This week Hurricane Sandy tore through the East Coast, hitting New Jersey and New York City especially hard. As first responders and government officials continue to rescue stranded people and restore power and basic services to neighborhoods, various tech companies have stepped in and used Big Data software to gain a better understanding of the storm’s effects and how to best respond to natural disasters. These new technological capabilities are allowing rescue and aid efforts to move forward more effectively than ever before.
Direct Relief International—a non-profit organization that provides medical assistance to people affected by disaster, poverty, and civil arrest in the US and around the world—partnered with Palantir Technologies to designate the most at-risk populations in the path of the storm, prioritize problem areas, and implement a successful and speedy response. Direct Relief used the Palantir platform to assess likely emergency situations and locate medical clinics in flood risk zones so that medical supplies and aid could be effectively distributed to people in need. Additionally, the organization is working with Palantir to integrate and analyze various datasets such as shelter locations and near real-time epidemiological alerts from the Red Cross and government agencies.
Google has also used technology to improve response efforts, provide tools for responders, and help provide critical information in times of natural disaster. For example, the Silicon Valley giant created the “Superstorm Crisis Map,” which is probably the most comprehensive tool available for tracking Hurricane Sandy’s progress and effects. It has the ability to collect, display, and layer weather data as well as depict evacuation routes, emergency centers, and traffic conditions, sometimes using video feeds. Google has also developed technological tools for responders such as Google Public Alerts and Google Person Finder that help expedite internal operations and quickly disseminate information to the public during a crisis. The company has furthermore partnered with NGOs, commercial organizations, and government agencies to find ways to use technology in times of natural havoc.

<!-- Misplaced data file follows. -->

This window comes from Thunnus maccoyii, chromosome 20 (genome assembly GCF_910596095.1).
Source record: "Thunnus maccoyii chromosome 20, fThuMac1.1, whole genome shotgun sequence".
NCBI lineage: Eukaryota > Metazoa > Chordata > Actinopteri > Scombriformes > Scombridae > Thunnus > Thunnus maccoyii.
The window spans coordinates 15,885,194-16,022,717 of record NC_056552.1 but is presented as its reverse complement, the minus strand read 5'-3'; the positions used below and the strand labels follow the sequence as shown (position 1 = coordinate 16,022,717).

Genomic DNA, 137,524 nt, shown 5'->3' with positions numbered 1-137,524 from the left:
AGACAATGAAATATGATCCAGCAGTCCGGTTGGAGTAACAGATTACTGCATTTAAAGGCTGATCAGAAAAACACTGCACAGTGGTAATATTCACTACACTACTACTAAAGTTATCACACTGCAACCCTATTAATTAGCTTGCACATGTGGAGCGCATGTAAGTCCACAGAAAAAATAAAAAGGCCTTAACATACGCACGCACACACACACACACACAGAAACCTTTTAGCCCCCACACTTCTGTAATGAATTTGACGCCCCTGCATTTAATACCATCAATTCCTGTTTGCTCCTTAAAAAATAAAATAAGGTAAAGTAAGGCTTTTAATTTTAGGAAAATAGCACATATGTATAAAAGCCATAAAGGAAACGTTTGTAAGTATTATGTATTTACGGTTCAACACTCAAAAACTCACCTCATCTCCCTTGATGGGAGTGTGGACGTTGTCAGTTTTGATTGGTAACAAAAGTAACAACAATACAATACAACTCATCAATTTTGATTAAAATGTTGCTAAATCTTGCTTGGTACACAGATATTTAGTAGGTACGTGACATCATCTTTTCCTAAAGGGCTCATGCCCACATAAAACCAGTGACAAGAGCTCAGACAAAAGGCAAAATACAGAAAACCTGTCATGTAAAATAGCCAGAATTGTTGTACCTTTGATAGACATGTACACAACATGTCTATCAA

Datum Companies has also launched a catastrophe-prediction platform designed to predict the likelihood of monetary losses associated with natural disasters. The cloud service uses advanced statistical methods and machine learning algorithms to help customers in the insurance industries deal with the aftermath of a destructive natural disaster. The platform has the ability to decompress massive data sets in order to conduct clear, predictive analysis.
Additionally, locals have taken things into their own hands in the aftermath of the storm. The NYC tech community is providing tech-related hurricane assistance to locals and also plans to hold a hackathon later this month focusing on challenges related to the storm. New Yorkers have also used social media and technology to self-organize and distribute aid to fellow city-dwellers still trapped in their apartments without power and supplies. By combining technology and community organizing, these intrepid volunteers are showing up in parts of the city that even the Red Cross and FEMA haven’t reached yet.